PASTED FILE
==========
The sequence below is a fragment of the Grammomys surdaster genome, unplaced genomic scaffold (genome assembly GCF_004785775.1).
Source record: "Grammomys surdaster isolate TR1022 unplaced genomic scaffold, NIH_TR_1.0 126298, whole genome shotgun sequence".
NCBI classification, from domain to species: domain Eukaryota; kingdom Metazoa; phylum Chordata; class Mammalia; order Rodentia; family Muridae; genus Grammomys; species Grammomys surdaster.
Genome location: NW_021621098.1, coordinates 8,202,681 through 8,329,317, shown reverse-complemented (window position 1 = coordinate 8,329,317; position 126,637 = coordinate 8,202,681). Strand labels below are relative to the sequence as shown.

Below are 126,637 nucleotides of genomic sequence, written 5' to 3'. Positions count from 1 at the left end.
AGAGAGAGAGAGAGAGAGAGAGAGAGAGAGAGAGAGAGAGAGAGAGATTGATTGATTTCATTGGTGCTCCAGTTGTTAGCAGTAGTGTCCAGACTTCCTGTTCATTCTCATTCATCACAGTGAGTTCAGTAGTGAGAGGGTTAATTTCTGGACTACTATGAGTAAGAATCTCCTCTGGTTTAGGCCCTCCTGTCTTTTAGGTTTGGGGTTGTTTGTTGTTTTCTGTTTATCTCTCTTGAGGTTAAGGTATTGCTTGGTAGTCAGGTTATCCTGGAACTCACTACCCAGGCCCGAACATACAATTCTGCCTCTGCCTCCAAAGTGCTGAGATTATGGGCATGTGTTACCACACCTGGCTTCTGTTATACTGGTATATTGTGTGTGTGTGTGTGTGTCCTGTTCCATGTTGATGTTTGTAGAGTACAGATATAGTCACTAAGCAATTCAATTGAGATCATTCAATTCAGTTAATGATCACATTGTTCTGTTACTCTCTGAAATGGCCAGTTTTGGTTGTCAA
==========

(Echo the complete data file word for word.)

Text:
The sequence below is a fragment of the Grammomys surdaster genome, unplaced genomic scaffold (genome assembly GCF_004785775.1).
Source record: "Grammomys surdaster isolate TR1022 unplaced genomic scaffold, NIH_TR_1.0 126298, whole genome shotgun sequence".
NCBI classification, from domain to species: domain Eukaryota; kingdom Metazoa; phylum Chordata; class Mammalia; order Rodentia; family Muridae; genus Grammomys; species Grammomys surdaster.
Genome location: NW_021621098.1, coordinates 8,202,681 through 8,329,317, shown reverse-complemented (window position 1 = coordinate 8,329,317; position 126,637 = coordinate 8,202,681). Strand labels below are relative to the sequence as shown.

Below are 126,637 nucleotides of genomic sequence, written 5' to 3'. Positions count from 1 at the left end.
AGAGAGAGAGAGAGAGAGAGAGAGAGAGAGAGAGAGAGAGAGAGAGATTGATTGATTTCATTGGTGCTCCAGTTGTTAGCAGTAGTGTCCAGACTTCCTGTTCATTCTCATTCATCACAGTGAGTTCAGTAGTGAGAGGGTTAATTTCTGGACTACTATGAGTAAGAATCTCCTCTGGTTTAGGCCCTCCTGTCTTTTAGGTTTGGGGTTGTTTGTTGTTTTCTGTTTATCTCTCTTGAGGTTAAGGTATTGCTTGGTAGTCAGGTTATCCTGGAACTCACTACCCAGGCCCGAACATACAATTCTGCCTCTGCCTCCAAAGTGCTGAGATTATGGGCATGTGTTACCACACCTGGCTTCTGTTATACTGGTATATTGTGTGTGTGTGTGTGTGTCCTGTTCCATGTTGATGTTTGTAGAGTACAGATATAGTCACTAAGCAATTCAATTGAGATCATTCAATTCAGTTAATGATCACATTGTTCTGTTACTCTCTGAAATGGCCAGTTTTGGTTGTCAA